So what is the value in satisfaction? These are some basic building blocks that can lead to fun in games. Some of the examples we’ll talk about might even be exactly what you find fun in game and this is where personal preferences chime in. More than likely, I’ll be describing some of the things that break up the monotony of games you don’t like or bring a smile to your face even if you don’t ever want to play that game again.
When it comes down to it we think this categorization has merit because whether you love or hate games, there is a middle-ground to find appreciation for a well-designed or aesthetically pleasing game even if you and I don’t find it to be fun in any traditional sense.
What is Satisfaction?
When I think of satisfying tasks both inside and outside of gaming I think of completing a big project like a large area in Castles of Burgundy. I think of checking items off a list like developments in Roll Through the Ages. I think of barely pulling off a risky proposition like completing an entire column in a single turn of Can’t Stop.
These things don’t necessarily fill-up my metaphoric Fun-O-Meter on their own, but they are some of the little things that add to my appreciation for these games and contribute to my willingness to play again next time. Whatever the end result is, I can point at something and say “I built that“. Sometimes “that” ends up being my eleven tile unfinished city in Carcassonne, but still, it’s about the little things.
To finish out 2014 we’ve been examining dependent characteristics of games: Downtime is driven by the number of players and length of a game and Pacing is determined by the length and complexity of a game. These are typically secondary considerations of game designers but they deserve attention since they are quite often the primary consideration of players when we reflect on how much enjoyment we find in a game. Our third dependent characteristic encompasses a factor that shows up in many gaming complaints; how much control do players really have over a game?
“There is too much luck involved in that game.”
“I hate how this game always leads to kingmaking situations.”
“There was nothing else I could do that turn.”
In one form or another we probably have said, thought or heard at least one of the above phrases. While each thought comes from a different cause, they all lead to the same effect: a player feels marginalized in their role. Games are usually played to make interesting decisions and achieve some sort of result. It is this cause-and-effect that can be a motivation for some types of gamers and this can be a decisive factor for how much enjoyment players find in a game.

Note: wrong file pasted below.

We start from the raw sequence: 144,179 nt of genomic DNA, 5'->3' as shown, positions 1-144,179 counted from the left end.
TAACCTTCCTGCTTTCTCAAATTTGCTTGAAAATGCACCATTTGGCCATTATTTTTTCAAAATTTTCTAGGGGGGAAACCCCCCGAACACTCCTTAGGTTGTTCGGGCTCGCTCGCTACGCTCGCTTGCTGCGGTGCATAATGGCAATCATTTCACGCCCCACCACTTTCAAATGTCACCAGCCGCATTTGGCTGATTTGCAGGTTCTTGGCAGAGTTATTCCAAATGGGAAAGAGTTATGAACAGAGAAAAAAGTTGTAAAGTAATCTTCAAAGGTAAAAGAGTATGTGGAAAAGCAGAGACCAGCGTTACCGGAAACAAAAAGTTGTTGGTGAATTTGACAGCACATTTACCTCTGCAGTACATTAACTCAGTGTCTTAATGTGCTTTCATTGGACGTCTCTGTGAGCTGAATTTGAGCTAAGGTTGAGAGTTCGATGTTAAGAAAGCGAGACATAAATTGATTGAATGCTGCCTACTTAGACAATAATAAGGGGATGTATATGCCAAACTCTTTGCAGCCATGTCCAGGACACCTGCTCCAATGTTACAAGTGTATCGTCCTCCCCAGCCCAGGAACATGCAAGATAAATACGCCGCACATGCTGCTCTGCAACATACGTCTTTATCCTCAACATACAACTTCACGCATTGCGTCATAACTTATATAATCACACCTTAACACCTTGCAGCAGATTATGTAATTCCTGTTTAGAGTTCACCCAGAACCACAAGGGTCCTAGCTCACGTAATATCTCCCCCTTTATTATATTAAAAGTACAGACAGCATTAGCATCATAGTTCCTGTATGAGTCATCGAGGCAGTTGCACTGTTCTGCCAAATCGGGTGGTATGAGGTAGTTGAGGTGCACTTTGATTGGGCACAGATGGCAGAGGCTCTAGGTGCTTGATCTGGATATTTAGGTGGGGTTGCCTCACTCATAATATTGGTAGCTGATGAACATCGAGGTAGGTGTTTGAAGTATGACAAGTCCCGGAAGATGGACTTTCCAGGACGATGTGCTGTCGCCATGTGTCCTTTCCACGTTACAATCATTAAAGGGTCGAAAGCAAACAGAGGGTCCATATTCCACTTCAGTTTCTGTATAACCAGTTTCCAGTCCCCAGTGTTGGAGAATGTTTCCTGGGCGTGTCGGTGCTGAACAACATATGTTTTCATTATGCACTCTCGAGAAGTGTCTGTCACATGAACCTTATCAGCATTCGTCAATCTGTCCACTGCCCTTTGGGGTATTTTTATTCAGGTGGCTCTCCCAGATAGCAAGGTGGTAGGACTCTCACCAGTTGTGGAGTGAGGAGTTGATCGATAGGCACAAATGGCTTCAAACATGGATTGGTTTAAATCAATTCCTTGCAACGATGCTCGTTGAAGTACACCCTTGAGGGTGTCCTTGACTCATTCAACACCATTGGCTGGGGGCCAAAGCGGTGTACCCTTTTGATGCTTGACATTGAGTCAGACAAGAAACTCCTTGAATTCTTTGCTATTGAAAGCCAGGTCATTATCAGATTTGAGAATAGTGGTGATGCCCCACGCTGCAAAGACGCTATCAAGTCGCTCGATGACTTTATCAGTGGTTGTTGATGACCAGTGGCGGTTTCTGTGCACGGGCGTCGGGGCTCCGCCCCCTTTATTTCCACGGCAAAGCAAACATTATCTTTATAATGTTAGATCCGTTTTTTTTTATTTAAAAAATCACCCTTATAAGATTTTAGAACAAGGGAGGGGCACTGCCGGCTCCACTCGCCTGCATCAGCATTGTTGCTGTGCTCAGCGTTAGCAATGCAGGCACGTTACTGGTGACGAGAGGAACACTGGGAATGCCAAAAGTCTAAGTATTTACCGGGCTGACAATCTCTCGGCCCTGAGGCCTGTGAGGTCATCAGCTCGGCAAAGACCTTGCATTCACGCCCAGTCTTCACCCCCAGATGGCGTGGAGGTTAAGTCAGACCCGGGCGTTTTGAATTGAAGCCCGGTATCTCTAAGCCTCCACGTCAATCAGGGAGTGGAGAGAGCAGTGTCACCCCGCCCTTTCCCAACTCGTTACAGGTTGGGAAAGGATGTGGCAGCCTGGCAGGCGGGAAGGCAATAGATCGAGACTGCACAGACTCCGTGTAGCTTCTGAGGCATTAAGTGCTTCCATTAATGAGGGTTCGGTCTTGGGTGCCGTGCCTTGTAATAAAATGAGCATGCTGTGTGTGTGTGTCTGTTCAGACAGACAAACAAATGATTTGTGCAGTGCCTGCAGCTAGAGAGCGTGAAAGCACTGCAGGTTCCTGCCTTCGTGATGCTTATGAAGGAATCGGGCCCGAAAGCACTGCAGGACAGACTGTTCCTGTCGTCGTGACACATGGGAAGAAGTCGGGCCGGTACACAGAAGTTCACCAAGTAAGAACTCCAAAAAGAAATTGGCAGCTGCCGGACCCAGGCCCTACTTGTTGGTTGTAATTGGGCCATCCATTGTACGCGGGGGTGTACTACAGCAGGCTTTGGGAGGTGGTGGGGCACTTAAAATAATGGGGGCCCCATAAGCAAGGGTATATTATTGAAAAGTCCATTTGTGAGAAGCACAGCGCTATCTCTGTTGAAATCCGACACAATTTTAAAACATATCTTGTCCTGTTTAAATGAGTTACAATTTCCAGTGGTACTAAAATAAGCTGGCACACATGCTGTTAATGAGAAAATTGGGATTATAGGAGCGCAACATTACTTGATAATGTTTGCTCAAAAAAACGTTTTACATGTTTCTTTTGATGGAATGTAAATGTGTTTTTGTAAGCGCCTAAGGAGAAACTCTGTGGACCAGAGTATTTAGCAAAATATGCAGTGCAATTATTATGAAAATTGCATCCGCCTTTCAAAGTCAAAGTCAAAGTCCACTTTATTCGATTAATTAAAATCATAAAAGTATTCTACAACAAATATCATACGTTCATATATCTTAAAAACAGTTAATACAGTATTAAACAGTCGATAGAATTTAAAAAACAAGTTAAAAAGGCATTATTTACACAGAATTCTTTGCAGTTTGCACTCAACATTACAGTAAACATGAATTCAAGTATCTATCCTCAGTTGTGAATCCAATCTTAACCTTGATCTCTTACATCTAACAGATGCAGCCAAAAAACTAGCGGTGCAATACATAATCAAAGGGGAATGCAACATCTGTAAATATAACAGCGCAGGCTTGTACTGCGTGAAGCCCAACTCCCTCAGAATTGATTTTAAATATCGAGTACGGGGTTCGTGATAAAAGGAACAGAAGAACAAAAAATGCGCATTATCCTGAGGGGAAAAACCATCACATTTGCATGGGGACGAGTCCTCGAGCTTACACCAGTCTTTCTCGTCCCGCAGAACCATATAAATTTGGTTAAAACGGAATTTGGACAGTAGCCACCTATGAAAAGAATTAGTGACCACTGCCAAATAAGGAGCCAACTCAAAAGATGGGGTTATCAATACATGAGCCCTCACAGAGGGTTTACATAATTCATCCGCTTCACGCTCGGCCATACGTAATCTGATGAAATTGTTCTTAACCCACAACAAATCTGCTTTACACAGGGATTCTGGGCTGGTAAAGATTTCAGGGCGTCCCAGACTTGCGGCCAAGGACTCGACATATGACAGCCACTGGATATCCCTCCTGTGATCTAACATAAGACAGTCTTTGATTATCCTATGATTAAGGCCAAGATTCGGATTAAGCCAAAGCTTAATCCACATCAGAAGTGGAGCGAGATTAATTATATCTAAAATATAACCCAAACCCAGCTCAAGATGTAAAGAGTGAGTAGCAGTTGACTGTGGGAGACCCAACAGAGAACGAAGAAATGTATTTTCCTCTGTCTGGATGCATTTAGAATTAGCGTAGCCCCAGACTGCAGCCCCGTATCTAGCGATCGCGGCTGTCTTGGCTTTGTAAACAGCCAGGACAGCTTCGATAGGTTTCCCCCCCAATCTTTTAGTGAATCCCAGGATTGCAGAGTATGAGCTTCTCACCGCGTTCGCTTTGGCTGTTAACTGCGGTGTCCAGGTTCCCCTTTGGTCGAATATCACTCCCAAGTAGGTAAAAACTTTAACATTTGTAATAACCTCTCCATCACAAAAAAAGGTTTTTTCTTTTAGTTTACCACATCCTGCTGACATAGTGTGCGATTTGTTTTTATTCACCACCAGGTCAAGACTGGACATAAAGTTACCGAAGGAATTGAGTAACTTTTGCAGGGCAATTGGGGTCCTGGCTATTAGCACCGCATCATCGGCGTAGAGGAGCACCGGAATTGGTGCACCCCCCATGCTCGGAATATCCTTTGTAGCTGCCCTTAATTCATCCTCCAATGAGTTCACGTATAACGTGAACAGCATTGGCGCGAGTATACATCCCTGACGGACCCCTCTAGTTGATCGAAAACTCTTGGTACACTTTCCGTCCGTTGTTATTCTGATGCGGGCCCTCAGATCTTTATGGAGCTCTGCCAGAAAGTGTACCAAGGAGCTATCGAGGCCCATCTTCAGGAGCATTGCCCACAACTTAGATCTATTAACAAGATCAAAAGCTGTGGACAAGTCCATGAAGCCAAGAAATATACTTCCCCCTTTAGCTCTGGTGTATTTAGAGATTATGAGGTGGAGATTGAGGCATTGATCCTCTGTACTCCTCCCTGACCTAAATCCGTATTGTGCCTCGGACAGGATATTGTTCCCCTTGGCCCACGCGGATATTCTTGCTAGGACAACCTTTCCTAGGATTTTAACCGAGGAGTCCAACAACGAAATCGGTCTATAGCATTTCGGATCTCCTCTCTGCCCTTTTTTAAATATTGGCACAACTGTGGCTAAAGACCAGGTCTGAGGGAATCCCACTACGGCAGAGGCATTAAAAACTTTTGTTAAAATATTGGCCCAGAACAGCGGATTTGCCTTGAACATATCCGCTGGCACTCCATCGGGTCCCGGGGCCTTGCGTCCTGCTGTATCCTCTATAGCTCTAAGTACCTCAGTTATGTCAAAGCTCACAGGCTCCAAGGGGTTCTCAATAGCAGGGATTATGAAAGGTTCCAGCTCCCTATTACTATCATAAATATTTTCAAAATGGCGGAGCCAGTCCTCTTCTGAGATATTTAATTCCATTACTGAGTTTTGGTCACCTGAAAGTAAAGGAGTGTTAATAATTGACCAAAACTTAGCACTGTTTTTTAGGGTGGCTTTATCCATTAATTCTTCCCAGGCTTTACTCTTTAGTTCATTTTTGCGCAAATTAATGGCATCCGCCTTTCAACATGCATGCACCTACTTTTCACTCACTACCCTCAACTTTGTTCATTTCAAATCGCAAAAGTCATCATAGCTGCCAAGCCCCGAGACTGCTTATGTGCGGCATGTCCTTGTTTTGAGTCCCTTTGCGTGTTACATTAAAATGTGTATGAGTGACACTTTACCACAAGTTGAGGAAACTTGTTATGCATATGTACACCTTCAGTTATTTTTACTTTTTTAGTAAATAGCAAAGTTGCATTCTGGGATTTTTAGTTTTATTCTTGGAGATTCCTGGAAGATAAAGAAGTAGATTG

But when a player doesn’t feel like they have any control over their surroundings their experience diminishes from playing a game to observing an activity. Player control is at a crossroads of old and new for us as we’ll touch on some new topics like luck and skill and revisit some old ones like positional balance and player engagement. Player control is an intersection of a plethora of ideas and it also functions as a subset of player interaction, another topic we’ll look at in the future.
Do players really hate luck in games? A good design offers opportunities to mitigate risk or effectively manage risk so I don’t think this is even what they mean. Players simply don’t like the idea that randomness exerts just as much or more control over their final position as they do. Who wants to feel disempowered in an activity you’ve spent the last hour participating in?
This year we’ve had a lot of fun writing about game design, exchanging ideas with designers and conversing with the board game design community. We’ve been thrilled with the response we’ve received over the past year and we’ve received plenty of great comments, criticism and questions. As part of our year in review we thought it would be fun to look back at some of our favorite interactions.
Games Precipice: Evaluated by a jury of our peers.
We were hoping for a lot of feedback and criticism in 2014. Game designers are by nature our own greatest critics. It turns out that when you write a game design blog you find out game designers are everyone’s greatest critics. Fortunately a few of our readers have a great sense of humor and engaged us in some valuable discussion. 2014 was a year of trial and error for us and so I present to you our favorite responses this year:
I love the examples! I’ve been reading your blog over the past month and I enjoy reading about these games the most. I’ve noticed you tend to use several favorites as examples. What would you say is your favorite game and why is it Power Grid?
Games Precipice: We had several readers who noticed Power Grid was our go-to example. One of the challenges in our writing is citing attributes in popular games alongside games that demonstrate really strong examples of an idea. Power Grid seems to be a little of each.
To be fair I’ve only mentioned Power Grid in 17% of relevant articles. On the other hand Matt has mentioned Power Grid an astounding nine times over the past year. In fact in articles posted on a Sunday after 4PM, Matt has an astounding 1.89 PGMPTW (Power Grid mentions per thousand words) which ranked #1 among bloggers over the month of August. Gamermetrics would be proud.